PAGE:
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Irish and British sides praised EU influence on peace process in 1992

The European Union, then known as the European Community, was praised for bringing the two Governments closer together.

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Prime Minister John Major talks to his Irish counterpart, Albert Reynolds at Chequers (Adam Butler/PA)

Prime Minister John Major talks to his Irish counterpart, Albert Reynolds at Chequers (Adam Butler/PA)

Prime Minister John Major talks to his Irish counterpart, Albert Reynolds at Chequers (Adam Butler/PA)

Irish and British leaders spoke of how the European Union would contribute to the peace process in Northern Ireland as early as 1992.

At a dinner in Downing Street in February 1992 the European Community, the precursor to the EU, was praised by both sides for bringing the two Governments closer together.

The conversation at the dinner, which was attended by both Taoiseach Albert Reynolds and Prime Minister John Major alongside a number of senior ministers, is recorded in a confidential note made by Irish officials.

Mr Reynolds says that some of the policies envisaged in the Government of Ireland Act 1920, which partitioned the island, “are now coming back from Europe”.

Referencing the role of a Council of Ireland, he asks: “How can we input that situation into Northern Ireland to pick up wherever you leave off?”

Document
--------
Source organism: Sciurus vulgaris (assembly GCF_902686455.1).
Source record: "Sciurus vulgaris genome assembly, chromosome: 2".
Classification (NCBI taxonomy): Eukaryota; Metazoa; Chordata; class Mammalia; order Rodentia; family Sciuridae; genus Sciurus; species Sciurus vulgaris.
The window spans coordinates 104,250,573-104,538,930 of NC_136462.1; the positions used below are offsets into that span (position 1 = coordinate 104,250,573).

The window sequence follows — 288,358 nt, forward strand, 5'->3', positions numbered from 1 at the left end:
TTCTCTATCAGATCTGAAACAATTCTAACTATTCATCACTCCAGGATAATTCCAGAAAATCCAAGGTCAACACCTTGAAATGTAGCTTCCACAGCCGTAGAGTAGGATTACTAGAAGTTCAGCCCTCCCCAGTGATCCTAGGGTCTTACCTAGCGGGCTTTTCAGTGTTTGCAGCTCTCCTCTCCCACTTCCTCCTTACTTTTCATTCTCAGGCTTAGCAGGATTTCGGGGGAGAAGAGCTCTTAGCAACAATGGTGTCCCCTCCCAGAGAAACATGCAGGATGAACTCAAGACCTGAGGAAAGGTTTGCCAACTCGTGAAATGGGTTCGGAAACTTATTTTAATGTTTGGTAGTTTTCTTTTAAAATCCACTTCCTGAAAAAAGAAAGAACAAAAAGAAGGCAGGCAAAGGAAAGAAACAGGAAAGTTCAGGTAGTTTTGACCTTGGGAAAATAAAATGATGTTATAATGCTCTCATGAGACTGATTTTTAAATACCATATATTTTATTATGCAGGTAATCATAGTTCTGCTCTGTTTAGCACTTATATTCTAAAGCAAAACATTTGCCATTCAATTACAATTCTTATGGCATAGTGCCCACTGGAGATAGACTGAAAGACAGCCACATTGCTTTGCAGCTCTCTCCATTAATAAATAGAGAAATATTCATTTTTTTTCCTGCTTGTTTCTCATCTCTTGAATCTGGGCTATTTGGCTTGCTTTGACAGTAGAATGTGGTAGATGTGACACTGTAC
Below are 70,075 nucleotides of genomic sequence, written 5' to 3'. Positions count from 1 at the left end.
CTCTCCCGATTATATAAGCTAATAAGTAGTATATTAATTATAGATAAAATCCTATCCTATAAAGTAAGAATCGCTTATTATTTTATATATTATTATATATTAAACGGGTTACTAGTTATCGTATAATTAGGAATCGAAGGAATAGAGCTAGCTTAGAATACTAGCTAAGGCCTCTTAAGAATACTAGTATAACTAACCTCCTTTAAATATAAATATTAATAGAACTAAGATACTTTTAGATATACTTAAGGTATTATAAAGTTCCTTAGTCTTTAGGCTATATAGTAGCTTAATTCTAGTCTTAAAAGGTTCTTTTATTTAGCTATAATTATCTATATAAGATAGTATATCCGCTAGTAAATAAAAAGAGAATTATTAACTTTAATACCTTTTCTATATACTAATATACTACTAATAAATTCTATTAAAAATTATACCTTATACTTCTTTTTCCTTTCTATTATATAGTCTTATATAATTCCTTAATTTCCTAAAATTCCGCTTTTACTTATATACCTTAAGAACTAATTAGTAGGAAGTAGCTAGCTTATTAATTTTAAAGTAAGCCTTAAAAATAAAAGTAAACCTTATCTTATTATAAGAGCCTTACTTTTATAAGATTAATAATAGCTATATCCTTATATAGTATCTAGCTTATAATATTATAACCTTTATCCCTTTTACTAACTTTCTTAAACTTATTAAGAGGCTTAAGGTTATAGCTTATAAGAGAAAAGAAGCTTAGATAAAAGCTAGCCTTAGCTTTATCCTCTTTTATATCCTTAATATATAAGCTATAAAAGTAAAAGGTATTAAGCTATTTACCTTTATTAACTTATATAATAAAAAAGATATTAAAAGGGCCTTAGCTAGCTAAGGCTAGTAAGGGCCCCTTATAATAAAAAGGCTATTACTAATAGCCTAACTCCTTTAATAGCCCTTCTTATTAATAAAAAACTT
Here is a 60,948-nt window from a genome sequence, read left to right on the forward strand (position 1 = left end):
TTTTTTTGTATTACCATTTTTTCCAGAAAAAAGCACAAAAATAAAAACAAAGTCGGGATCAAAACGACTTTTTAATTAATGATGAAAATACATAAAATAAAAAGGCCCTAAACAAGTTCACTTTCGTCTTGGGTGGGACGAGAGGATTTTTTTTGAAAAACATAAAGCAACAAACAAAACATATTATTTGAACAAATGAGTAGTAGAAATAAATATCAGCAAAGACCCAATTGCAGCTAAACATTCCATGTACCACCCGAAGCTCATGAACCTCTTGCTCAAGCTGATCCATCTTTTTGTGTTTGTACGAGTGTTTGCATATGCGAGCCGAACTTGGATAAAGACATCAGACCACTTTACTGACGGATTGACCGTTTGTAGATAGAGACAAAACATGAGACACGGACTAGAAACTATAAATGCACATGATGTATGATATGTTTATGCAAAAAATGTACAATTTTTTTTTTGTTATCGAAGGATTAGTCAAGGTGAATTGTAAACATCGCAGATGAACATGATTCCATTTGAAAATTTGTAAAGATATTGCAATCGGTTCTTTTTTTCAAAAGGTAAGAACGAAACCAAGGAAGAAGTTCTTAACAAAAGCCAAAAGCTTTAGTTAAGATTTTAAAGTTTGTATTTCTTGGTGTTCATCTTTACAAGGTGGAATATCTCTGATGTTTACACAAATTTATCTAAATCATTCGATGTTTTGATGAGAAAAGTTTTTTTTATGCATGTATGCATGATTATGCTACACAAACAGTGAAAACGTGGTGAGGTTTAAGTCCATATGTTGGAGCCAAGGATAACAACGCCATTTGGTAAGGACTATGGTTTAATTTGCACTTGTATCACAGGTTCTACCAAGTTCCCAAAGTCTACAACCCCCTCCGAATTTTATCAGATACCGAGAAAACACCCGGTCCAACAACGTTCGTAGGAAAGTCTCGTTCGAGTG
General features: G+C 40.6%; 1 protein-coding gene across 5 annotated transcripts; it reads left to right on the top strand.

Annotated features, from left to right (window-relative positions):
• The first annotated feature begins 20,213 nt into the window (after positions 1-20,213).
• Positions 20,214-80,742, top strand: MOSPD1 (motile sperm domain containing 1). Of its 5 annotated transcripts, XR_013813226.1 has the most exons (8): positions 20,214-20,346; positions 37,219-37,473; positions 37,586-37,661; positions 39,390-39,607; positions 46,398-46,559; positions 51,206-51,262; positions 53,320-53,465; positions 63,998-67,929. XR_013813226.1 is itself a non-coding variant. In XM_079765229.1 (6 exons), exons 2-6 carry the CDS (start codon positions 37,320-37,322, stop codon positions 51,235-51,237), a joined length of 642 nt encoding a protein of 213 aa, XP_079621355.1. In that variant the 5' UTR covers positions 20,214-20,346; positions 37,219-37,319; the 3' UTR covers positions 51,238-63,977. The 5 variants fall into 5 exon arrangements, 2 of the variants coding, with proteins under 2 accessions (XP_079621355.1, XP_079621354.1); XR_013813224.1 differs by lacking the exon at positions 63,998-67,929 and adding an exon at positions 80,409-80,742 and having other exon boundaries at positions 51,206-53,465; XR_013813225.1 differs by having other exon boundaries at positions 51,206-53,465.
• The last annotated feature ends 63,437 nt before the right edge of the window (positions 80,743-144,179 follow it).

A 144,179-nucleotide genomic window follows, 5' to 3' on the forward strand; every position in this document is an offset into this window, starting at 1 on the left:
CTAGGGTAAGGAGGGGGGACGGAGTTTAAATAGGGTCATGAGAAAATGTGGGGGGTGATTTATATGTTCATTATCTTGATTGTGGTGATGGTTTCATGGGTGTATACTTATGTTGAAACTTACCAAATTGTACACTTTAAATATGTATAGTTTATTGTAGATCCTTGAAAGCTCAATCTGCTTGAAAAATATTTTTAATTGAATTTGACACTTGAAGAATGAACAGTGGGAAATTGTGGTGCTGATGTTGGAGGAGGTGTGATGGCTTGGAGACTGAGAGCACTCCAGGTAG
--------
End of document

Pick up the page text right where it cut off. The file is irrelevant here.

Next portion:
Peter Brooke, the then-Secretary of State for Northern Ireland, responds: “The economists from outside would see it as extraordinary that trade between North and South in Ireland is so small due to the incubus of partition. This will change with the development of the EC but not by 1993.”

Tristan Garel-Jones, a Foreign Office Minister and supporter of greater UK integration into the European Community, said: “The EC is bringing us together. If I may quote the Prime Minister it is bringing us ‘into the heart of Europe’.”

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“We are taking more trouble to talk to our partners.

“As I travel around the Community I always uncover areas where we can work together,” he tells the Irish delegation.

“The post-Maastricht European development will bring us together.”

At the same meeting, he urges Ireland and UK co-operation on various European issues.

“Even where we disagree we can talk about it,” he says.

“Between us we share a parliamentary tradition to a much greater extent than our other partners. We need to encourage our European partners to develop the same sense of accountability to their constituents as we have to ours.

“Our colleagues sometimes seem to be almost unencumbered by constituency responsibilities.”

The two sides agreed they differ on the need for increased resources for the European Community.

“Yes we feel that the Commission has its hands in our pockets more than we do ourselves,” quips Major.


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